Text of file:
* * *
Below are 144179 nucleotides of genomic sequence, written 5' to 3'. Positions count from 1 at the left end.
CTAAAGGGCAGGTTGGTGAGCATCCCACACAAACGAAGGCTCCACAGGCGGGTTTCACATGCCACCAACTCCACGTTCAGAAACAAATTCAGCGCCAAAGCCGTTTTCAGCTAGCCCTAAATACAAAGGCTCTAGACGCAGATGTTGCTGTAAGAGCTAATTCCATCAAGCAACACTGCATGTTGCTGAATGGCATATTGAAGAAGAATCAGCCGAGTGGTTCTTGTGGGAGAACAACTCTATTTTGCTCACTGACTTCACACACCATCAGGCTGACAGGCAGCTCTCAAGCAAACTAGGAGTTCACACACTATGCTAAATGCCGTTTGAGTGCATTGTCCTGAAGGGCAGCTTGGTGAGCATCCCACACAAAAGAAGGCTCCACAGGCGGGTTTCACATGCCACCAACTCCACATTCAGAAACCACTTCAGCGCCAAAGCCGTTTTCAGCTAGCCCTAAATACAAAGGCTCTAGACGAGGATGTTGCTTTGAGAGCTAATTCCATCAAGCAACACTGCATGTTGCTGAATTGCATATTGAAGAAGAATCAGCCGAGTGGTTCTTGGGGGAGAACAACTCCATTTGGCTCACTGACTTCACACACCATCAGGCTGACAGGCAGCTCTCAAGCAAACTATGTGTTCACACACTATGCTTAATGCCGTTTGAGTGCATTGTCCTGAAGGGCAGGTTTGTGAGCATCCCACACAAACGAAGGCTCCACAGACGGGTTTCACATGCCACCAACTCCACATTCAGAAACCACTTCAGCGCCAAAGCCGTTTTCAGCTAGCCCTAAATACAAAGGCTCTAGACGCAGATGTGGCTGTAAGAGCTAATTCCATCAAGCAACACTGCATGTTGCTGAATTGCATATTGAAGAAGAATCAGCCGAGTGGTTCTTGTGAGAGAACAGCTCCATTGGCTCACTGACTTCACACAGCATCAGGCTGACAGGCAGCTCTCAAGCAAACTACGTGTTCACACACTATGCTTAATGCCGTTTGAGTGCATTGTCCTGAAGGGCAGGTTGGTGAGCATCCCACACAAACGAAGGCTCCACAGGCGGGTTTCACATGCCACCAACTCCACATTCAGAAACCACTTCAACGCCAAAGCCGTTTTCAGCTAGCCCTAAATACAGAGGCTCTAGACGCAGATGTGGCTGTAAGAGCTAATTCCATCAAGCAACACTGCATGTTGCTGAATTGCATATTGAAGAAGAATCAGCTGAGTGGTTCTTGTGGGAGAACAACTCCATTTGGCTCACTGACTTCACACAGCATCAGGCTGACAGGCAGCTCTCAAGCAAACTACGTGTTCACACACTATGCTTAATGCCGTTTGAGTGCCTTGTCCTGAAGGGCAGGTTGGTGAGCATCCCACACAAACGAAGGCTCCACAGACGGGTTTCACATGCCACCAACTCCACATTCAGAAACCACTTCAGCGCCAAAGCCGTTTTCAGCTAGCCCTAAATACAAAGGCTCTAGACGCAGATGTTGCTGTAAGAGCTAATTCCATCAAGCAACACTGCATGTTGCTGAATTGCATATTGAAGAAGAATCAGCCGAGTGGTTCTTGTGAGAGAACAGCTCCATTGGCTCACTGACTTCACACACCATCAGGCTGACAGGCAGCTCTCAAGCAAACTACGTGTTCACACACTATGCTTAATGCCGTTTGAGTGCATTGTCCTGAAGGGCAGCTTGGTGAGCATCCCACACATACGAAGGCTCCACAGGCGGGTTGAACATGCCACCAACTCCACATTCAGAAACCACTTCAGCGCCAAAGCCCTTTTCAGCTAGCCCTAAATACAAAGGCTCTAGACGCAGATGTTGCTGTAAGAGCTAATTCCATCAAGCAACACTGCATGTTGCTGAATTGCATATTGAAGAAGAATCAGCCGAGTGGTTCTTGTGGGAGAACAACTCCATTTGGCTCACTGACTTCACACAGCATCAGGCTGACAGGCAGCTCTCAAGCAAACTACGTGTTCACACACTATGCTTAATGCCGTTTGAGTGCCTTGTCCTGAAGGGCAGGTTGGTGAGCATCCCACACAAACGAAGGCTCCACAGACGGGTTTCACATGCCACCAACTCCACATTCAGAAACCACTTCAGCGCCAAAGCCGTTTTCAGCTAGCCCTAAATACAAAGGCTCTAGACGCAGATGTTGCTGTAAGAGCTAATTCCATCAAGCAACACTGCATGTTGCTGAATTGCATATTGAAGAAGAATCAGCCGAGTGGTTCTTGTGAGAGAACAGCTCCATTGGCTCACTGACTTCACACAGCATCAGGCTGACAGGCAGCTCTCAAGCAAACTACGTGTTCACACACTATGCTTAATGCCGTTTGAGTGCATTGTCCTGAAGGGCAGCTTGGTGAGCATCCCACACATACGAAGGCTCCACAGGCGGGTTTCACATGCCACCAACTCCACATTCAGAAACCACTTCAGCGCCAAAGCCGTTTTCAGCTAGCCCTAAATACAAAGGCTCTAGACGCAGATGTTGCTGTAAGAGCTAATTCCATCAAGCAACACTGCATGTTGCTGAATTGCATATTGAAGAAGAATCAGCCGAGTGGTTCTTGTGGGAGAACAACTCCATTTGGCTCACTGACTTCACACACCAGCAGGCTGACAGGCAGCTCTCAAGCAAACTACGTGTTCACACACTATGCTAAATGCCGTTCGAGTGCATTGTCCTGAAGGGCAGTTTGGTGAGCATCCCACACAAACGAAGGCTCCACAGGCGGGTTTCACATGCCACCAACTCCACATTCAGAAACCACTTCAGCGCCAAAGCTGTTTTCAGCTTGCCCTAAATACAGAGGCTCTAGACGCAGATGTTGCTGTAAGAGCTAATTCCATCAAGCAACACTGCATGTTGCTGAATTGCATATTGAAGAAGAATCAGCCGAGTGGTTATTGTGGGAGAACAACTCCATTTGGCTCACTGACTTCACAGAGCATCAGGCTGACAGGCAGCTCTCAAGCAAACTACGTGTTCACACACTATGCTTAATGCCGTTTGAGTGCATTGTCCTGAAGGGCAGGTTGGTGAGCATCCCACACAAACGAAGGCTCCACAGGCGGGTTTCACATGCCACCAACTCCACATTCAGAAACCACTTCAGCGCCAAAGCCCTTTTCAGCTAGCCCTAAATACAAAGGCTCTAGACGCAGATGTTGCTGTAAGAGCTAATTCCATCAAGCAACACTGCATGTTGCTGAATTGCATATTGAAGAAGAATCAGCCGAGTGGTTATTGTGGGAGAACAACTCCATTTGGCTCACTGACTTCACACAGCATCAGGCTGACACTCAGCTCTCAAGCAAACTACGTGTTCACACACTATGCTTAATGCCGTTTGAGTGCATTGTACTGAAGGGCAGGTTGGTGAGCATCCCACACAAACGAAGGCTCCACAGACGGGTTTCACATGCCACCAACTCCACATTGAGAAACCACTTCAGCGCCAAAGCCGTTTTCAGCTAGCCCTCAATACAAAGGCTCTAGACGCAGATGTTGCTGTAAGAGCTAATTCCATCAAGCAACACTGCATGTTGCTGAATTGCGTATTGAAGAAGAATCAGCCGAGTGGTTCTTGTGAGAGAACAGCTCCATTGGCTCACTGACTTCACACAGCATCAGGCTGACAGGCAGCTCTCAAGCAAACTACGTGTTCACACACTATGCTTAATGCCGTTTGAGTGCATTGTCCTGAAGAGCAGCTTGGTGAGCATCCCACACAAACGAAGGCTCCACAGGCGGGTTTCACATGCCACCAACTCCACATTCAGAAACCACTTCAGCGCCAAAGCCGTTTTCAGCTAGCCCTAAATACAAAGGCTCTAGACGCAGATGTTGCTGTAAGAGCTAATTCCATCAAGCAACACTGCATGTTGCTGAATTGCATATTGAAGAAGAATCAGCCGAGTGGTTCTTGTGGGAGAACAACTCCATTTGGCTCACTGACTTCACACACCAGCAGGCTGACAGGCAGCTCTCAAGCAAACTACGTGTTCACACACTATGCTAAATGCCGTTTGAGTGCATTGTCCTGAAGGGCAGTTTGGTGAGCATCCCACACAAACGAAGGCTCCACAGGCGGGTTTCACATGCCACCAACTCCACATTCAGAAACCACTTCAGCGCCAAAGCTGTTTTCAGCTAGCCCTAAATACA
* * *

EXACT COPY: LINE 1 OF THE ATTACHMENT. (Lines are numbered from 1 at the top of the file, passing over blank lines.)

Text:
Below are 144179 nucleotides of genomic sequence, written 5' to 3'. Positions count from 1 at the left end.